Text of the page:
Black Lives and Books

By Mira Mansfield

On the 6th of January 2021, a coup was staged at the United States Capitol in Washington DC. Extraordinary numbers of pro-Trump supporters, including groups of white supremacists such as the Proud Boys, stormed the building, where Joe Biden’s recent electoral victory was being confirmed. In reaction to this violent attack on democracy, the US police force demonstrated an outstandingly weak response. At the time of writing, just 52 of the rioters, who have decimated parts of this centuries-old institution and violated the basic democratic rights of so many Americans, have been arrested.

Following the siege, social media has justifiably erupted, with voices from all over the world calling out the undisputable display of structural racism exhibited by the US police force. Despite the fact that, on the 19th of December 2020, the US President promised a “big protest in D.C. on January 6th” in a tweet that ended “Be there, will be wild!”, it is clear that neither Trump nor his supporters were seen as a particular threat to national security. Yet, in this same city, in the very same spot, on 2nd of June 2020, when a peaceful protest against police brutality was held following the murder of George Floyd, the armed National Guard were deployed on the steps of the Lincoln Memorial. At this demonstration, protesters were met with tear gas, violence and countless arrests.

The assumed aggression that pre-emptively labelled the Black Lives Matter campaigners in the summer, compared with the denial that pro-Trump mutineers posed any kind of threat, is nothing but an example of stereotypical racial profiling. This is structural racism, and this is white privilege. As concisely put by Ibram X. Kendi, author of How To Be an Anti-racist (2019), in a tweet that has since gone viral; “If these people were Black… well, we all know what would be happening right now to them”. Furthermore, had the majority of the pro-Trump and anti-democracy ‘protesters’ been people of colour or ethnic minority, there would have been no hesitation in the media in rightfully naming them as terrorists.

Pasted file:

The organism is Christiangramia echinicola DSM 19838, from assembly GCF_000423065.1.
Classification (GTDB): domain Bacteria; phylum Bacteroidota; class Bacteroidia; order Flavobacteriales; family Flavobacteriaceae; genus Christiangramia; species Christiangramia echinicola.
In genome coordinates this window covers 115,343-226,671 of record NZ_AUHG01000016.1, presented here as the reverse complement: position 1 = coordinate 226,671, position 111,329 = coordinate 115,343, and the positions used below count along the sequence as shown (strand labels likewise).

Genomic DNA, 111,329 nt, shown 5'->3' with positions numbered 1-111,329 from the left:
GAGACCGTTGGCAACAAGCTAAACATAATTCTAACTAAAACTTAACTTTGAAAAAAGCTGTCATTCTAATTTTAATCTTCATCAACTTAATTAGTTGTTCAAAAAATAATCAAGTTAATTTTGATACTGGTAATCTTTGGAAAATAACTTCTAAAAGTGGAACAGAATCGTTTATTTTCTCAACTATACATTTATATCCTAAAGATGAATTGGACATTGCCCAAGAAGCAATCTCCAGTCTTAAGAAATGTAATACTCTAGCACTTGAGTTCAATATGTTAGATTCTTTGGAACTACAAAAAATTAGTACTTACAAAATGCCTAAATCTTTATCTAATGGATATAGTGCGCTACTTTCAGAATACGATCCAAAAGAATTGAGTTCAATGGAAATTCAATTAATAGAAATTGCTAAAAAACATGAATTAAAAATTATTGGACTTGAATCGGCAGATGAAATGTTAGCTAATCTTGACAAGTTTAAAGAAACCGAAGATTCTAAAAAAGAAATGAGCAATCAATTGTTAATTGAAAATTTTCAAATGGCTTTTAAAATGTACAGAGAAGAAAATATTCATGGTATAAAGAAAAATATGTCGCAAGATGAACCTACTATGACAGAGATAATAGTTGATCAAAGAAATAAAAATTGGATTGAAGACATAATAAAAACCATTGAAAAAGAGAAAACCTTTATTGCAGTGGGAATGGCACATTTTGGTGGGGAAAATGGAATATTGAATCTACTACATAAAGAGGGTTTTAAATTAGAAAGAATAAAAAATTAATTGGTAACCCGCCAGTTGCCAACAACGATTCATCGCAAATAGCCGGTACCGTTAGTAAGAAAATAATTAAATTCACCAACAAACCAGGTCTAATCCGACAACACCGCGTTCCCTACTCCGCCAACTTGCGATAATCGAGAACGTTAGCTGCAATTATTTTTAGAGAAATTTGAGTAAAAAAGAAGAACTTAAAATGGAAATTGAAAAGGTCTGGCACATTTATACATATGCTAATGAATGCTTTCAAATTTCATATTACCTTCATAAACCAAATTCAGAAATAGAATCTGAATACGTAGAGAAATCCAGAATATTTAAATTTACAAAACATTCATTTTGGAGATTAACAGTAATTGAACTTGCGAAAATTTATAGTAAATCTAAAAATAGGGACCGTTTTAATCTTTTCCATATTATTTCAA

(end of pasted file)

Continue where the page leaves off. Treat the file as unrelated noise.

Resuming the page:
As citizens of the United Kingdom, we are all too quick to remind ourselves that these events have happened across the pond. We confidently reassure ourselves that something like the state-sanctioned demonstration of white privilege displayed on the 6th of January, or the racialised police brutality that caused George Floyd’s death would never happen here. But it has. So many times.

Unlike the recent events in America, incidents resembling Floyd’s appalling murder in Britain did not spark global political movements geared towards ending racism. They barely even made the national news.